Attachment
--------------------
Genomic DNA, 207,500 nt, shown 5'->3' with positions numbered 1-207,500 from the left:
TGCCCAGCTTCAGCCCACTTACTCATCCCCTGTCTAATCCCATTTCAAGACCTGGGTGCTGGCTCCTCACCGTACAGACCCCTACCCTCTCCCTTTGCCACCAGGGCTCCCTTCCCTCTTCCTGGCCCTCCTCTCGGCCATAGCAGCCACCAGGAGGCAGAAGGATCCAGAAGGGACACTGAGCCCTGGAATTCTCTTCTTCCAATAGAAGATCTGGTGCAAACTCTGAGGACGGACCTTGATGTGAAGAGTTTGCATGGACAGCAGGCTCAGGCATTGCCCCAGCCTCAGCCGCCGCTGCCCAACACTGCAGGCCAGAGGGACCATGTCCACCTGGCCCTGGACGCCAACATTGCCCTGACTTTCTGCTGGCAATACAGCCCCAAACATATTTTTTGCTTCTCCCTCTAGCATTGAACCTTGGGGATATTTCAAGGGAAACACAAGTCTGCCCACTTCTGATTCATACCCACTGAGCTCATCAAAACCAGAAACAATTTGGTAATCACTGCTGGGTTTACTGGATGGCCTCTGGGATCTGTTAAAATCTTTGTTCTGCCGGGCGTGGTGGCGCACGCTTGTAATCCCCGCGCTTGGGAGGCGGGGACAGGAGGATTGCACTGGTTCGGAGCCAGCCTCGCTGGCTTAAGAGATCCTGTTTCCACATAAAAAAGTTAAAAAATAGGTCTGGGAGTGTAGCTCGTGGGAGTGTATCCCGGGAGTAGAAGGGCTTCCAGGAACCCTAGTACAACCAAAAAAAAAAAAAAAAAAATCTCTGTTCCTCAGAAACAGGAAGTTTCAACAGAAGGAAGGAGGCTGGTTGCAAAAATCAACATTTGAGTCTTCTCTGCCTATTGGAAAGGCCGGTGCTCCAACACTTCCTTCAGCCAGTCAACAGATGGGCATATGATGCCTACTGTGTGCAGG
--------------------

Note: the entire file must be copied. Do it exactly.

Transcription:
Genomic DNA, 207,500 nt, shown 5'->3' with positions numbered 1-207,500 from the left:
TGCCCAGCTTCAGCCCACTTACTCATCCCCTGTCTAATCCCATTTCAAGACCTGGGTGCTGGCTCCTCACCGTACAGACCCCTACCCTCTCCCTTTGCCACCAGGGCTCCCTTCCCTCTTCCTGGCCCTCCTCTCGGCCATAGCAGCCACCAGGAGGCAGAAGGATCCAGAAGGGACACTGAGCCCTGGAATTCTCTTCTTCCAATAGAAGATCTGGTGCAAACTCTGAGGACGGACCTTGATGTGAAGAGTTTGCATGGACAGCAGGCTCAGGCATTGCCCCAGCCTCAGCCGCCGCTGCCCAACACTGCAGGCCAGAGGGACCATGTCCACCTGGCCCTGGACGCCAACATTGCCCTGACTTTCTGCTGGCAATACAGCCCCAAACATATTTTTTGCTTCTCCCTCTAGCATTGAACCTTGGGGATATTTCAAGGGAAACACAAGTCTGCCCACTTCTGATTCATACCCACTGAGCTCATCAAAACCAGAAACAATTTGGTAATCACTGCTGGGTTTACTGGATGGCCTCTGGGATCTGTTAAAATCTTTGTTCTGCCGGGCGTGGTGGCGCACGCTTGTAATCCCCGCGCTTGGGAGGCGGGGACAGGAGGATTGCACTGGTTCGGAGCCAGCCTCGCTGGCTTAAGAGATCCTGTTTCCACATAAAAAAGTTAAAAAATAGGTCTGGGAGTGTAGCTCGTGGGAGTGTATCCCGGGAGTAGAAGGGCTTCCAGGAACCCTAGTACAACCAAAAAAAAAAAAAAAAAAATCTCTGTTCCTCAGAAACAGGAAGTTTCAACAGAAGGAAGGAGGCTGGTTGCAAAAATCAACATTTGAGTCTTCTCTGCCTATTGGAAAGGCCGGTGCTCCAACACTTCCTTCAGCCAGTCAACAGATGGGCATATGATGCCTACTGTGTGCAGG